One of the goals here at CW's American Indian Init. is to use tactics of delegation to involve Native peoples who were historically mentioned in the records and involved at CW in primarily the 1760s up to just after the Revolutionary War. The Meherrin tribe is a small, state recognized group who historically fought alongside various groups (Cherokee, Shawnee) at Williamsburg during the Revolution. The Meherrin who visited were friendly and very willing to share their experiences and opinions about being Native in the Southeast.
This was my first time working with a community of Native peoples, and it was an overwhelming and powerful day for me.
Here is a link to their tribal website : http://www.meherrintribe.com/
So, we invited a delegation consisting of Chief Lewis and various (often family members) other community members. Seven came in all, anxious to learn more about relationship potentials with CW and their historical interactions at Williamsburg.
We started out taking a tour of the costume design center (CDC) at CW. I had yet to go here either, and this was a very rare (they rarely allow tours) chance to explore this impressive and amazing center that creates all the clothing that interpreters and actors wear at CW. We were given a tour by Tom, the head of the department (I believe it's Tom, I've met so many people lately...). We saw everything - from dry cleaning to where they loan out the clothing, to the bar codes on each article, to the racks and racks of buttons, lace, ribbon and fabric...the conservation area, etc.
Tom presented a selection of articles related to Native life at CW and in the 18th century to share with the Meherrin's. We saw pieces that were created for a character that is represented during black history month - a slave woman who is kidnapped by Indians (not sure what tribe), is assimilated into tribal life, is traded back to Williamsburg, returned to her owner, and she remains assimilated as an Indian - wearing traditional clothing, etc of the period (which is heavily European actually). It was quite exciting! We also got to see the first of many trade shirts which are being created for Native interpreters. Chief Lewis received his, which he would be wearing in filming later in the day.
After CDC we went to Collections, where the department showed us a pair of 18th century moccasins (similar to what the Meherrin's could have historically worn), and a very rare (one of 6 in the world) slave halters.
I was able to take some pictures, you'll see those farther down.
After collections we went to PP&V for the filming of a scene featuring Chief Lewis! Chief Lewis donned his newly made trade shirt to be involved in a scene featuring Daniel Boone, being adopted into a Shawnee family. The Chief got to bath, apply paint to and "pluck" Boone. Electronic Fieldtrips are ways for people who can't necessarily make it to CW to learn about history connections at CW and beyond. These are DVDs and internet programs that schools use to educate kids. The highest showings are in California and Oklahoma, making Native history a strong priority in the programs. CW prides itself on bringing Native people in to play Native peoples, and Chief Lewis was quite excited to be in the show!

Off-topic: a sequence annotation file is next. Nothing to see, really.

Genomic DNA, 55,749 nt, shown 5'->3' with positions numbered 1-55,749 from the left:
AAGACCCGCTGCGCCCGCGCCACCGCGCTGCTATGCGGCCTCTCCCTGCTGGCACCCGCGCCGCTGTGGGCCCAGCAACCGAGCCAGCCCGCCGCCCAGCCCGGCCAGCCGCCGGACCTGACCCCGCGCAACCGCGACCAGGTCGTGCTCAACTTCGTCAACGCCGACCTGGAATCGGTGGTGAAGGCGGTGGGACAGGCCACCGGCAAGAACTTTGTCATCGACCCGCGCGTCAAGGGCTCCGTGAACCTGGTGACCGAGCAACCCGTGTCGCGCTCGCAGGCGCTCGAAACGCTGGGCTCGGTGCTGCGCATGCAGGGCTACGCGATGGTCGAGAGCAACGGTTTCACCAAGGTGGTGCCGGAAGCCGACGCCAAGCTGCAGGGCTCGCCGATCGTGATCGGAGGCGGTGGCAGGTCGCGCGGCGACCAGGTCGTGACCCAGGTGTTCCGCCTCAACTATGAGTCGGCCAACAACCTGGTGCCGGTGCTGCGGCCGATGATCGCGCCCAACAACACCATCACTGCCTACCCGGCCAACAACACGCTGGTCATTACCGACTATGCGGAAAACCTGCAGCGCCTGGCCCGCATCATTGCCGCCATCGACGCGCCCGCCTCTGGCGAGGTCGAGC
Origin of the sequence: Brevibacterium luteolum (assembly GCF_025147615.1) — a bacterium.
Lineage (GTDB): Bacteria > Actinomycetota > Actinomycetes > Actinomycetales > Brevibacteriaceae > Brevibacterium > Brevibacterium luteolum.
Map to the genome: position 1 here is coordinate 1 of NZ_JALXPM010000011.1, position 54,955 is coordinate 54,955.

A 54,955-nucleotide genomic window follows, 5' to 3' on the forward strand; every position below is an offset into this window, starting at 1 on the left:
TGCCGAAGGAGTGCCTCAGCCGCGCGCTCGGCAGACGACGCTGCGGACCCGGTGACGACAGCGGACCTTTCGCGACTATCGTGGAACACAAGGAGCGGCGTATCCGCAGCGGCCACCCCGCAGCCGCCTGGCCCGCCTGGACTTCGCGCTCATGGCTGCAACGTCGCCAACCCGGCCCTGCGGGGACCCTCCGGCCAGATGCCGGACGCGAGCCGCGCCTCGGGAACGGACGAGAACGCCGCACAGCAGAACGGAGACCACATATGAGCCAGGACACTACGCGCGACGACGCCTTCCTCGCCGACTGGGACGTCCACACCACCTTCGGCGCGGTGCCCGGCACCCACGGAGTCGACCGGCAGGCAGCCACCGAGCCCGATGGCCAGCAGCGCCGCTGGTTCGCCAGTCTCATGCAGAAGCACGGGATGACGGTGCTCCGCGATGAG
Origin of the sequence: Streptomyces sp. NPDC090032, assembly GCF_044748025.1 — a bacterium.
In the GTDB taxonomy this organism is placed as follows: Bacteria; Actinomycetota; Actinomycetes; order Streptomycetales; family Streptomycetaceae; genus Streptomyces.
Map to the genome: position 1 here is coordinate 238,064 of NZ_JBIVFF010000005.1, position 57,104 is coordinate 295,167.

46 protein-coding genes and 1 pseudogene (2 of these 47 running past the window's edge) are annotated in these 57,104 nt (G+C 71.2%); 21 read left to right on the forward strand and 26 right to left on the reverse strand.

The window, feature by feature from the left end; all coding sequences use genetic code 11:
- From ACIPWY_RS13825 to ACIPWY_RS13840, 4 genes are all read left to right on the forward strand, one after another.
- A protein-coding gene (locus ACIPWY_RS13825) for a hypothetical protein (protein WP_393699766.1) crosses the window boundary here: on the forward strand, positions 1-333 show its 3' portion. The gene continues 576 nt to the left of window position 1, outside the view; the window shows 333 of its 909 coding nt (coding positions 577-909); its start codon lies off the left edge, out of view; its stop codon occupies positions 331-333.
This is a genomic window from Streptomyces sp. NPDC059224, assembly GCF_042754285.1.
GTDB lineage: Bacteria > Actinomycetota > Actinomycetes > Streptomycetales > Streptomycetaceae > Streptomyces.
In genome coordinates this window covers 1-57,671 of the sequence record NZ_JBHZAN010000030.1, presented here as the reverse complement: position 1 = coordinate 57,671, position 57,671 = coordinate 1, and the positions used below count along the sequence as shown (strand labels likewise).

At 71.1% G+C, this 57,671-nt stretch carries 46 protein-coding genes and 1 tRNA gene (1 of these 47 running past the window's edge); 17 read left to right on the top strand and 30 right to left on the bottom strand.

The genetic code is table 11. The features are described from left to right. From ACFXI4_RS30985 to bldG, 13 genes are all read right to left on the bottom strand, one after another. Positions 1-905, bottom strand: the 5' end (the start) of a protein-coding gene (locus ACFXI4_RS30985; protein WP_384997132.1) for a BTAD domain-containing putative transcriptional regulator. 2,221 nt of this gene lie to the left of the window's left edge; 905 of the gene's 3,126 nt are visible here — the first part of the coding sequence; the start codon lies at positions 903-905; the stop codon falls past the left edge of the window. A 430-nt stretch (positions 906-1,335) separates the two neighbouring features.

The EF that he was working on is called "Westward!" and tells the story of Daniel Boone.
After a very long day, Buck went out to dinner with the Meherrins and Preston and I hooked up for dinner.
It was a successful day of learning, exploring and educating. It'll be great to see where things go with the Meherrin's.
I did get opportunities to speak with members of the community while Chief Lewis was filming, as we sat in the green room. They shared horrible stories of racism. One of the elder members of the group stated that going to school in the 60s in North Carolina - it was horrible, and that her mother had to meet her at the bus stop everyday or she'd come home bloodied and beaten. She went to an all black school - the Native experience in the African American contemporary south, an experience rarely discussed or documented.
One of the younger Meherrins stated that "It's better to be black then Native in North Carolina, at least blacks have a place there." It was quite an eye opening and powerful statement, I'm still trying to let it sink in.
One of the women spoke of the horrors of having crosses burned on her yards as a child. Another Meherrin spoke of racism, discrimination, and the struggles of being racially profiled by cops.
It was an eye opening experience, and something I haven't heard much about. It's painful to hear...
Regardless, here are some photographs from our trip to CDC. Thank you to the Meherrin people for visiting us, letting us take them into our world (my new world!) and thank you for being so open about your life experiences. I look forward to seeing you again in CW and beyond!
A member of the collection team (in white lab coats) shows 18th century Iroquoian moccasins to members of the Meherrin tribe.
All the objects, especially the moccasins, were well documented by the Meherrin. These photos will be inspiration for regalia making, historical documentation, and also serve as strong connection with their cultural heritage.
Buck (far left) explains the history of the slave halters. This rare object is one of six (we believe) in museums worldwide. A fragile item used by Iroquoian tribes to transport slaves.